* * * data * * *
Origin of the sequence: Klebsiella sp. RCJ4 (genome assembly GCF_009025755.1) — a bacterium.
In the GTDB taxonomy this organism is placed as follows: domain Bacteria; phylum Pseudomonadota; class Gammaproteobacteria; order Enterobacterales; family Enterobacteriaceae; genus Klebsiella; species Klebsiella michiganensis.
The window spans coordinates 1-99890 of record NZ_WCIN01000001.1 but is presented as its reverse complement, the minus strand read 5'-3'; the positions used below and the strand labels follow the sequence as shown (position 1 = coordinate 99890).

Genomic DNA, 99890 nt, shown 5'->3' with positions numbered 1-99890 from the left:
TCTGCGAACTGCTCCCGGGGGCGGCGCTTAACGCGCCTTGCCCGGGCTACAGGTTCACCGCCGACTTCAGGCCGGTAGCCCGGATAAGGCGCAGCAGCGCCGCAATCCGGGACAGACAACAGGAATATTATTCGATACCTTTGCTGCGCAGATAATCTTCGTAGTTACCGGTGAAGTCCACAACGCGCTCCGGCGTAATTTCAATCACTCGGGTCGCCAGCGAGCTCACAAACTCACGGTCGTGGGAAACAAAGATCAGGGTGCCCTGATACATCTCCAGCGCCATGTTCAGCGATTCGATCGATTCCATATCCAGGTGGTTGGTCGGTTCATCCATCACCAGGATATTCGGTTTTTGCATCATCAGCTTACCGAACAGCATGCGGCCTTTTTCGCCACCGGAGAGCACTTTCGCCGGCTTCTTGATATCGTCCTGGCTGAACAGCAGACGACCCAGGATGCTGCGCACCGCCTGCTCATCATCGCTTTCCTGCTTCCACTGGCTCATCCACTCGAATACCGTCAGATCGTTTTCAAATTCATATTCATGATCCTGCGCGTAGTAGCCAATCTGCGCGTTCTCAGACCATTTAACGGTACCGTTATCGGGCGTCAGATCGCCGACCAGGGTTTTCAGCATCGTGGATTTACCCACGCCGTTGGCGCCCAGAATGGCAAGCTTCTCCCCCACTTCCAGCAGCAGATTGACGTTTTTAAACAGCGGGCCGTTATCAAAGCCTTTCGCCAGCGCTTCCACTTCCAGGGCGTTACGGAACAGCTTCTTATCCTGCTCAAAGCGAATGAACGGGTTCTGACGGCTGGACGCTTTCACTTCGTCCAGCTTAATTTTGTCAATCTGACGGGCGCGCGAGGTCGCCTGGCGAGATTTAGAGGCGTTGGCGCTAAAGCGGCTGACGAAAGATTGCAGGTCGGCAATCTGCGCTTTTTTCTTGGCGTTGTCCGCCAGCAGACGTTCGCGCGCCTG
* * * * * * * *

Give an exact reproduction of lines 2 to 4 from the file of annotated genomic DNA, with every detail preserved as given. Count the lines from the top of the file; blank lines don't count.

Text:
In the GTDB taxonomy this organism is placed as follows: domain Bacteria; phylum Pseudomonadota; class Gammaproteobacteria; order Enterobacterales; family Enterobacteriaceae; genus Klebsiella; species Klebsiella michiganensis.
The window spans coordinates 1-99890 of record NZ_WCIN01000001.1 but is presented as its reverse complement, the minus strand read 5'-3'; the positions used below and the strand labels follow the sequence as shown (position 1 = coordinate 99890).

Genomic DNA, 99890 nt, shown 5'->3' with positions numbered 1-99890 from the left: